If you ever have wondered why people say nothing good happens late at night, consider this:
In Texas, more fatal crashes occur between the hours of 9 p.m. and 3 a.m. than at any other time of the day. What about crash frequency during the week? Or in a given month of the year?
Can you guess the three deadliest days on state roads? If you guessed Friday, Saturday and Sunday, you would be correct and you probably would not be surprised. But did you know the month of March is full of madness?
To be clear, this has nothing to do with a crazy finish to an even crazier basketball game. Rather, it has everything to do with spring break and the three leading causes of traffic fatalities – alcohol, distraction and speeding. I see the light bulb going off as you process this information.
In 2015, there were 43,613 crashes on Texas roads in March. Three-hundred-two people were killed and 1,402 suffered incapacitating injuries. Crashes negatively impact every Texas employer’s bottom line, whether they occur on or off the job.
Why do you care? More than 80% of fringe benefits costs an employer pays are the result of off-the-job behaviors, including crashes incurred by family members of employees. One way to reduce costs and save lives: focus on changing the behavior of drivers in your workforce, whether they sit behind the wheel of a big rig or at a desk.
And know that actions learned at work often are mimicked at home. So, it’s a win-win to join in the effort to end distracted driving. In April, the National Safety Council and the Texas Department of Transportation participate in Distracted Driving Awareness Month to draw attention to this epidemic. It would be great if you could make this a focus, too.
Distracted driving is a contributing factor in more than 100,000 crashes every year in Texas. Nationwide, more than 3,000 people are killed on an annual basis. One way for you to engage employees and participate in raising awareness is through an incentivized employee safety program.
Why not try our Attentive Driver Challenge? Perhaps you could distribute raffle tickets to employees who participate and draw from the pot to select a winner or winners. Prizes? Gift cards are popular. Or maybe you have another idea.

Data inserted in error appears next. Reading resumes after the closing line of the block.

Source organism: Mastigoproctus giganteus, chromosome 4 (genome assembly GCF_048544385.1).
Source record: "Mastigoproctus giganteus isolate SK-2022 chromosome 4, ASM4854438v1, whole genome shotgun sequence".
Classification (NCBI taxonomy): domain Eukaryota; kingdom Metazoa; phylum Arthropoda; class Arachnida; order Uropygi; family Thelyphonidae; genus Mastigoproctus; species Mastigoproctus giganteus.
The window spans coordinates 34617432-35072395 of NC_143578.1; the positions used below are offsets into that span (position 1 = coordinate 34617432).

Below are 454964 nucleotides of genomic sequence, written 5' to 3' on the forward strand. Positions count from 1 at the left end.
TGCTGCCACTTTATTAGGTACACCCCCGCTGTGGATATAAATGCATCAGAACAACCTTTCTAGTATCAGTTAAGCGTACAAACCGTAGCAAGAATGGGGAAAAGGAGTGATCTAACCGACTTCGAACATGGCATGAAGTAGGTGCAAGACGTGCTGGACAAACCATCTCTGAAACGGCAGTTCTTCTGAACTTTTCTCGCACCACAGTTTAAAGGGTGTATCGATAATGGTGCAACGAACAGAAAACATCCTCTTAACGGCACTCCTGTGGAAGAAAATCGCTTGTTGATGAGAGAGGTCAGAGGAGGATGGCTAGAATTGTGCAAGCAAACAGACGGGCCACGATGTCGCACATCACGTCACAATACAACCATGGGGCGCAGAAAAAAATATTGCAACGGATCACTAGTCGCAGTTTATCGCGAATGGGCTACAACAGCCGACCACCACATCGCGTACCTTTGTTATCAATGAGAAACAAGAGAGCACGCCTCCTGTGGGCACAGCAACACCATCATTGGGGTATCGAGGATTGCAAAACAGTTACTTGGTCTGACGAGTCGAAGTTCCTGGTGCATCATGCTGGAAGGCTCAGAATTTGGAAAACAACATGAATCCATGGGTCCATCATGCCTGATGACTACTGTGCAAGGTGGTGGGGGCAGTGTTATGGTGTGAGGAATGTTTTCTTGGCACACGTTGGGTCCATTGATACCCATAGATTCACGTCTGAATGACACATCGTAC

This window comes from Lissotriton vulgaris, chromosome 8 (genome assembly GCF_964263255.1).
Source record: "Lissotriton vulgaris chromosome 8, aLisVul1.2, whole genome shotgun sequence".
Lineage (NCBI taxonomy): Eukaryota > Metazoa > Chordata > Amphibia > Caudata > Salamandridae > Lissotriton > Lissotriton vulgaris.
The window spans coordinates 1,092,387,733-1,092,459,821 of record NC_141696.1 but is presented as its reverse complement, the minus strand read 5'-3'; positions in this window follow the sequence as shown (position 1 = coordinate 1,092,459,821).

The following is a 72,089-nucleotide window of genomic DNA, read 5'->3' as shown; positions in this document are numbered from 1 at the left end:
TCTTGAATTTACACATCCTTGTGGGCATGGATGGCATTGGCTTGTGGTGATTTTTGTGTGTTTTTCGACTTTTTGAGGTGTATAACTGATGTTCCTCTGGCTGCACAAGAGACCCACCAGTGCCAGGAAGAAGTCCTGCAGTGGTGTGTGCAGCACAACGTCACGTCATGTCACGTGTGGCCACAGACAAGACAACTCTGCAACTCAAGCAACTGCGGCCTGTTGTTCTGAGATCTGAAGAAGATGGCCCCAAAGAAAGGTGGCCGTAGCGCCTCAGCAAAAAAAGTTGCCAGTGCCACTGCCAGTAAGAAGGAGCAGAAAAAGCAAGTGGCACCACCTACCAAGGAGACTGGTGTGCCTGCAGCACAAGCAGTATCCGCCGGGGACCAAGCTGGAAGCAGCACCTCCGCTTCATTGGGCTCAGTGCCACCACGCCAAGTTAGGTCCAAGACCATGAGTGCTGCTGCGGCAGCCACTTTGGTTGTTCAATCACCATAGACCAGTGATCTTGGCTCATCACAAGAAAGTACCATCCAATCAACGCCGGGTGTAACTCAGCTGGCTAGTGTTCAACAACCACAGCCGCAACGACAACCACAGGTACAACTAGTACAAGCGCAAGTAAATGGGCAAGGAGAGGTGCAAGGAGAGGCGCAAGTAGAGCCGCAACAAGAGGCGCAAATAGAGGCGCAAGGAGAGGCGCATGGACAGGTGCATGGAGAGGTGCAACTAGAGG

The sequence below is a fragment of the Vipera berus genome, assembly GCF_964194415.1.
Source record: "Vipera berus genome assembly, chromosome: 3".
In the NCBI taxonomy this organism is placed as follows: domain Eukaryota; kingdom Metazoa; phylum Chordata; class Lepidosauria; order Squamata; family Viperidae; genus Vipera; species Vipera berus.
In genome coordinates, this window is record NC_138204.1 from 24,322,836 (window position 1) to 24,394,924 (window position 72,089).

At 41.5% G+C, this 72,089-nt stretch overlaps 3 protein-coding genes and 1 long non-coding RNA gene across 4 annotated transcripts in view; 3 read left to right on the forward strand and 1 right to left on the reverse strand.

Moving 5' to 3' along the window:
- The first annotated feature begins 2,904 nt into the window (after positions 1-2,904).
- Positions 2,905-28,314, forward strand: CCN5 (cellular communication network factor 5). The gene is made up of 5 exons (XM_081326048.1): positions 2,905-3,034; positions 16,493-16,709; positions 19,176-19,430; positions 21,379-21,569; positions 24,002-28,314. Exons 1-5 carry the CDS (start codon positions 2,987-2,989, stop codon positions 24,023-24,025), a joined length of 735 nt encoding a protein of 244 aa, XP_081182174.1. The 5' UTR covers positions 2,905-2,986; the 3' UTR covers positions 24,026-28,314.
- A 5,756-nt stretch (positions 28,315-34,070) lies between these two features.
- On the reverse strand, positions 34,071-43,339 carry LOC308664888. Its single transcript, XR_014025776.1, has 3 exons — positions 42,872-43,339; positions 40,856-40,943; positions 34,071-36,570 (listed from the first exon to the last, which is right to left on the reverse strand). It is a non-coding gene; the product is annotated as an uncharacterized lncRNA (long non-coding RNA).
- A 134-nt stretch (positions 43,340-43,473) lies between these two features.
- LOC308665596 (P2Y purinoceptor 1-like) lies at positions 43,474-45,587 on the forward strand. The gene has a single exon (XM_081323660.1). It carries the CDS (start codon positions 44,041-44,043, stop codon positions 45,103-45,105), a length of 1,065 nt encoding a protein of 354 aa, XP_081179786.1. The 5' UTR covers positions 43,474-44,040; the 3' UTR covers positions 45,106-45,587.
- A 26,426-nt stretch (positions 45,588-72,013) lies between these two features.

— Your driving concern is my driving concern – Lisa Robinson
Safety Talk: What is Distracted Driving?
You will find the answer on the TxDOT website:
Distracted driving is any activity that could divert a person’s attention away from the primary task of driving. All distractions endanger drivers, passengers, others on the road and pedestrians. While mobile phone use is the most publicized driver distraction, there are many others. How many can you name?
Talk with your employees and get their ideas. Then, share this list from TxDOT:
- Posting to social media
- Checking email
- Programming a navigation system
- Watching a video
- Adjusting a radio, CD player or MP3 player
Activity Calls Attention to Dangers of Driver Distraction
Crashes lead to lost work time and lost productivity. They also lead to increases in health, life and disability insurance premiums. Driver distraction is one of the three leading causes of traffic fatalities – ranking right alongside alcohol and speeding.
About 100 cities in Texas have banned or restricted cell phones while driving, including Wichita Falls. Many employers also have enacted policies that serve to both protect their employees and limit their liability exposure in lawsuits.
What activities can you try as a way to call attention to the dangers of driver distraction in April during Distracted Driving Awareness Month? Our Stand, Sit or Lean Multitasking Improv Activity is fun and works in almost any setting. The idea is to highlight how much thought process is required for you to talk on a cell phone and continue with another task at the same time.
After a few minutes of play time, you should seek reactions from volunteers and observers. Ask: Did you feel stressed? Then, remind your employees, while you can walk and chew gum simultaneously, you can’t do two thinking activities at once and do them well. Apply that learning to driving.
Drivers looking out the windshield can miss seeing up to 50% of what is around them when talking on any kind of cell phone. This phenomenon sometimes is referred to as inattention blindness. Safe driving requires that your eyes are on the road, your hands are on the wheel and your mind is focused on the task at hand.
Three free resources to reinforce your Tailgate Talk:
- Get the Infographic: Hands-Free is Not Risk-Free
- Print and post: Dead Man Talking
- Watch: Scary distracted driving video
What Else Can You Do?
- Use the distracted driving Safety Coach cards for a quick two-minute conversation throughout the month
- Share information/resources in employee newsletters
- Send information home to employee family members
- Post items on your organization’s website and/or intranet site
- Hang our Toilet Tabloids in your bathrooms – and don’t forget your remote job site locations
- Recognize employees for doing the right things